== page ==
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Casting wary eye on new storm

BY SUSAN KIM | Hampton, VA | October 10, 1999

Now churning through the North Atlantic in a path that tracks north of the Caribbean and toward the

eastern U.S., Floyd reached hurricane status Friday morning, posting sustained winds of 80 mph.

Forecasters expect the storm to strengthen, and predict it could become a major hurricane with winds

exceeding 110 mph.

Meanwhile, residents in Hampton, Va., and in multiple counties in North Carolina are in the throes of

recovery after sustaining damages from Hurricane Dennis' lengthy stall and slow crawl up the coastline

last week.

In Hampton, which was declared a federal disaster area Thursday, more than 1,000 residents were

displaced by a tornado -- a spin-off from Dennis -- that grazed one apartment building, nearly

demolished another, and heavily damaged an assisted living center.

"We've got everybody back in their residence, or into some stable temporary living situation," said Eric

Wooster, Hampton's emergency coordinator. The city's Department of Codes and Compliance has

completed inspections and damage assessments on the buildings.

Wooster said he was grateful for the role that the faith-based community played in responding to the

tornado, particularly the Ivy Memorial Baptist Church, which opened its doors to house elderly

residents and other displaced people. The church also provided a resting place and food for volunteer

firefighters, police, and emergency service personnel. The American Red Cross was able to set up

services there as well.

"That church was a major player in the success of our response operation," Wooster said. "Also, the local

restaurants donated food, and everybody pulled together. I think there is a wonderful spirit of

community."

But, Wooster said, Hampton residents aren't yet breathing a sigh of relief. "We're already looking at

what to do with Floyd," he said. "You tend to see a lot of tornadoes spinning off of storm systems like

this."

In North Carolina, residents are also mopping up - while watching the forecast. The Federal Emergency

Management Agency (FEMA) authorized disaster aid for six North Carolina counties -- Beaufort,

Carteret, Craven, Dare, Hyde, and Pamlico -- on Wednesday. More than 350 homes were flooded by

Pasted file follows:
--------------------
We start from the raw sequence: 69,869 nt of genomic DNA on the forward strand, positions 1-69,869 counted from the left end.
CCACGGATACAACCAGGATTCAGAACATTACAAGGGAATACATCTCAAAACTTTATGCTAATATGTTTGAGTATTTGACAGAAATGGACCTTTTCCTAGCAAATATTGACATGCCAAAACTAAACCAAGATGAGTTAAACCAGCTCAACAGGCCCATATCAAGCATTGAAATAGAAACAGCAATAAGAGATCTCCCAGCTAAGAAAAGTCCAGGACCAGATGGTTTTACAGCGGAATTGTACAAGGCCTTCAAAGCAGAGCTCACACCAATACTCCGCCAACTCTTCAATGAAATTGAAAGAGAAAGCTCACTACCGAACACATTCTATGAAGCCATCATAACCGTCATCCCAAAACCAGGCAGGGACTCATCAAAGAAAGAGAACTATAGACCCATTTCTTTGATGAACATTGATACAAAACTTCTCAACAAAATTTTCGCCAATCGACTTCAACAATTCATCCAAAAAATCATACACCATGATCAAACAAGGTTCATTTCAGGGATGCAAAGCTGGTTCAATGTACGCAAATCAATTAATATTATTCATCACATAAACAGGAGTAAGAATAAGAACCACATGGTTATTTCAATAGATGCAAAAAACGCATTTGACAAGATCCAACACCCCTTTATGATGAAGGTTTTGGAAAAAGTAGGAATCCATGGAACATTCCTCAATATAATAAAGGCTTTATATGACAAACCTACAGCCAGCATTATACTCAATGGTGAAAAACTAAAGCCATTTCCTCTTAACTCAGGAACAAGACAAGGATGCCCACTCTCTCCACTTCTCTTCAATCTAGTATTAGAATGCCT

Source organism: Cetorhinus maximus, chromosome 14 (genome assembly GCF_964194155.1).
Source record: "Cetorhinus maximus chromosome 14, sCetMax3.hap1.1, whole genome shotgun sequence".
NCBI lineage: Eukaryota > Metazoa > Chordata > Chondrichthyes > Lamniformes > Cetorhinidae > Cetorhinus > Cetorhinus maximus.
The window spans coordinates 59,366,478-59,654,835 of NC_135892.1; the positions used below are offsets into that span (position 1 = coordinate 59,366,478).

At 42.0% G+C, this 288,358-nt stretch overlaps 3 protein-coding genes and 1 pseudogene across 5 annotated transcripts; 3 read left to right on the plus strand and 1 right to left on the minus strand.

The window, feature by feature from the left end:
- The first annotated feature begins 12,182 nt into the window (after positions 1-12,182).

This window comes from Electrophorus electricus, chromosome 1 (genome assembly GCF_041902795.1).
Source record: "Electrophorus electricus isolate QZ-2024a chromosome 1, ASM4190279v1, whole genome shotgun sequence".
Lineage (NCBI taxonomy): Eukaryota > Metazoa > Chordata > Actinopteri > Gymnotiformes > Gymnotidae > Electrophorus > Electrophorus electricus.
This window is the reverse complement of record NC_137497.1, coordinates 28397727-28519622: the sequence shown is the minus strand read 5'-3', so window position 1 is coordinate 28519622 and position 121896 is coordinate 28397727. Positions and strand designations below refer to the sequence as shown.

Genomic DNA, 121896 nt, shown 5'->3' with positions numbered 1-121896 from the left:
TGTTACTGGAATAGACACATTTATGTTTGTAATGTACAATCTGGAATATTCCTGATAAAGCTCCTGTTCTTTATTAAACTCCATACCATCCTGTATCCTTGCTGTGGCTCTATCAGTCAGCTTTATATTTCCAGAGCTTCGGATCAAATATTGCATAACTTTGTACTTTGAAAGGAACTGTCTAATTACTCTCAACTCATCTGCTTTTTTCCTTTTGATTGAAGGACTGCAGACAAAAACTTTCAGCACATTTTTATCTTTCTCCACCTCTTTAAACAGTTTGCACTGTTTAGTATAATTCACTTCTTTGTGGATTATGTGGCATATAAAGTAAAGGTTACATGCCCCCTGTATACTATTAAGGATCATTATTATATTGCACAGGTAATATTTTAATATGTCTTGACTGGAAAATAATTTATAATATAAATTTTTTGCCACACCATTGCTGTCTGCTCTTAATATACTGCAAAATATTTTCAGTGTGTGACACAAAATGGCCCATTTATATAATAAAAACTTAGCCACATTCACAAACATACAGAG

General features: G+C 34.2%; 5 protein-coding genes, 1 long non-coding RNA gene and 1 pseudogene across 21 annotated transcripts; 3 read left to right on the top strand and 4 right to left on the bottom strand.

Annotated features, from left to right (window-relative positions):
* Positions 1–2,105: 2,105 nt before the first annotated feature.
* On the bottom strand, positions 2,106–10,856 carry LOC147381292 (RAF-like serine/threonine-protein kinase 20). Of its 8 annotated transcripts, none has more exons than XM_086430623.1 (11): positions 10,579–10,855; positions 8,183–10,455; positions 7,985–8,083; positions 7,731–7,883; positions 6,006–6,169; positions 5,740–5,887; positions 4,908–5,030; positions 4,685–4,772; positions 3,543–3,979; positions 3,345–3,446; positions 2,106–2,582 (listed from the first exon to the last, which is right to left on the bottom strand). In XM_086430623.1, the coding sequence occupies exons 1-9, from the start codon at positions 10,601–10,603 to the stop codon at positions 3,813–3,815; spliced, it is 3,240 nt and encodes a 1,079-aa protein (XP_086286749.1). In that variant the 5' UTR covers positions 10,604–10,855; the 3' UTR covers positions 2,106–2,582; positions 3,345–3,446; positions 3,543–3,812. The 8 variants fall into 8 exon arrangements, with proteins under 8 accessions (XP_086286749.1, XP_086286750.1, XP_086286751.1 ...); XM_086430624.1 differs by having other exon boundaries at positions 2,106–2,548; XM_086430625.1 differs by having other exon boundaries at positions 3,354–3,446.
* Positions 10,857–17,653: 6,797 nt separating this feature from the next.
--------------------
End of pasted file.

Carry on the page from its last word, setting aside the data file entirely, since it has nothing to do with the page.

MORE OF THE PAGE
Dennis, first as a hurricane then as a tropical storm. Homes in Pamlico Sound and Cedar Island were hit

hardest, some left with more than three feet of water in them after a nine-foot storm surge. Response

organizations report, however, that most damaged homes are vacation or rental properties, and that

most homeowners have insurance.

In Florida -- which Dennis spared completely -- residents are "watching, waiting, and praying," said Jody

Hill, executive director of Florida Interfaiths Networking in Disaster (FIND). "We were more than

relieved to miss Dennis. It could have been much worse for the entire country."

But has that 'near miss' made people more apathetic toward preparations for the next storm? "There's

no question that's a concern, especially if we end up having to evacuate a large portion of the

population," said Hill. "One near miss is sometimes enough for people to think you're crying wolf."

The majority of the 5,000 people stranded on North Carolina's Outer Banks last week during Hurricane

Dennis were there, for example, because they hadn't heeded evacuation orders, she said. "I can

remember one couple who stayed on their sailboat during Hurricane Georges last year."

The couple was miraculously unscathed, but Hill said emergency response workers and faith-based

groups alike are over-taxed when they must accommodate "a population that refuses to be cooperative"

by obeying evacuation orders. "Part of living in a coastal community means that you take the

responsibility to evacuate when told to do so."

But this year Hill said she thinks people are not generally apathetic, partly because of being hit by

Hurricane Georges and multiple wildfires last year. "At least right now there is a great deal of awareness

and a high level of concern," she said. "This has been a good year for faith-based leaders to learn more

about what their role might be."

Concern about hurricane -- and other disaster -- preparedness might be heightened for another reason

as well: the approach of the year 2000 rollover, or Y2K. Disaster response groups of all kinds report

high attendance at seminars and local discussions, with attendees claiming that Y2K has motivated them

to be prepared for other disasters as well.


Related Topics:

What's changed, what hasn't at FEMA

Atlantic storm morphs into Javier

Florida prepares for TS Colin


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